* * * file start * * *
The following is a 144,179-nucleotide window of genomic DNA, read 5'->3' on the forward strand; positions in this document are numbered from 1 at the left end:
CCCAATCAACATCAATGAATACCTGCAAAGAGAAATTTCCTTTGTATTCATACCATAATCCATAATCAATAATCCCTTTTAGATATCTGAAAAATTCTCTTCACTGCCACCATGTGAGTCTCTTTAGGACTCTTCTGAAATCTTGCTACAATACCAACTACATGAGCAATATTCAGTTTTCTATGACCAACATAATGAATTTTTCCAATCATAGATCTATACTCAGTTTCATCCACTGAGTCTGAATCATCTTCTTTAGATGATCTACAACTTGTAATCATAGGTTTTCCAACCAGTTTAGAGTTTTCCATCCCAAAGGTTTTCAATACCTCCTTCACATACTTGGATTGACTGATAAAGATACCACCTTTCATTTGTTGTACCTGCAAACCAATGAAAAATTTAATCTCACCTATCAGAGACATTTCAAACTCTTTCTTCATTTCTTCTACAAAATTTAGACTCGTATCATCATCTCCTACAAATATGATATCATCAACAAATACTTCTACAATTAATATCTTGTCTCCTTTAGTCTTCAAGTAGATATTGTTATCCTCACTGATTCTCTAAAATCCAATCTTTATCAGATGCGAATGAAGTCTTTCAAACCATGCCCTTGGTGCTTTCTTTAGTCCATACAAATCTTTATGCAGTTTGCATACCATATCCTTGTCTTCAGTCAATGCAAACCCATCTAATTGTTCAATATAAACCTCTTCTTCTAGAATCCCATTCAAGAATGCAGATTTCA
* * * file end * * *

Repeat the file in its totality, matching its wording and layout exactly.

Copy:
The following is a 144,179-nucleotide window of genomic DNA, read 5'->3' on the forward strand; positions in this document are numbered from 1 at the left end:
CCCAATCAACATCAATGAATACCTGCAAAGAGAAATTTCCTTTGTATTCATACCATAATCCATAATCAATAATCCCTTTTAGATATCTGAAAAATTCTCTTCACTGCCACCATGTGAGTCTCTTTAGGACTCTTCTGAAATCTTGCTACAATACCAACTACATGAGCAATATTCAGTTTTCTATGACCAACATAATGAATTTTTCCAATCATAGATCTATACTCAGTTTCATCCACTGAGTCTGAATCATCTTCTTTAGATGATCTACAACTTGTAATCATAGGTTTTCCAACCAGTTTAGAGTTTTCCATCCCAAAGGTTTTCAATACCTCCTTCACATACTTGGATTGACTGATAAAGATACCACCTTTCATTTGTTGTACCTGCAAACCAATGAAAAATTTAATCTCACCTATCAGAGACATTTCAAACTCTTTCTTCATTTCTTCTACAAAATTTAGACTCGTATCATCATCTCCTACAAATATGATATCATCAACAAATACTTCTACAATTAATATCTTGTCTCCTTTAGTCTTCAAGTAGATATTGTTATCCTCACTGATTCTCTAAAATCCAATCTTTATCAGATGCGAATGAAGTCTTTCAAACCATGCCCTTGGTGCTTTCTTTAGTCCATACAAATCTTTATGCAGTTTGCATACCATATCCTTGTCTTCAGTCAATGCAAACCCATCTAATTGTTCAATATAAACCTCTTCTTCTAGAATCCCATTCAAGAATGCAGATTTCA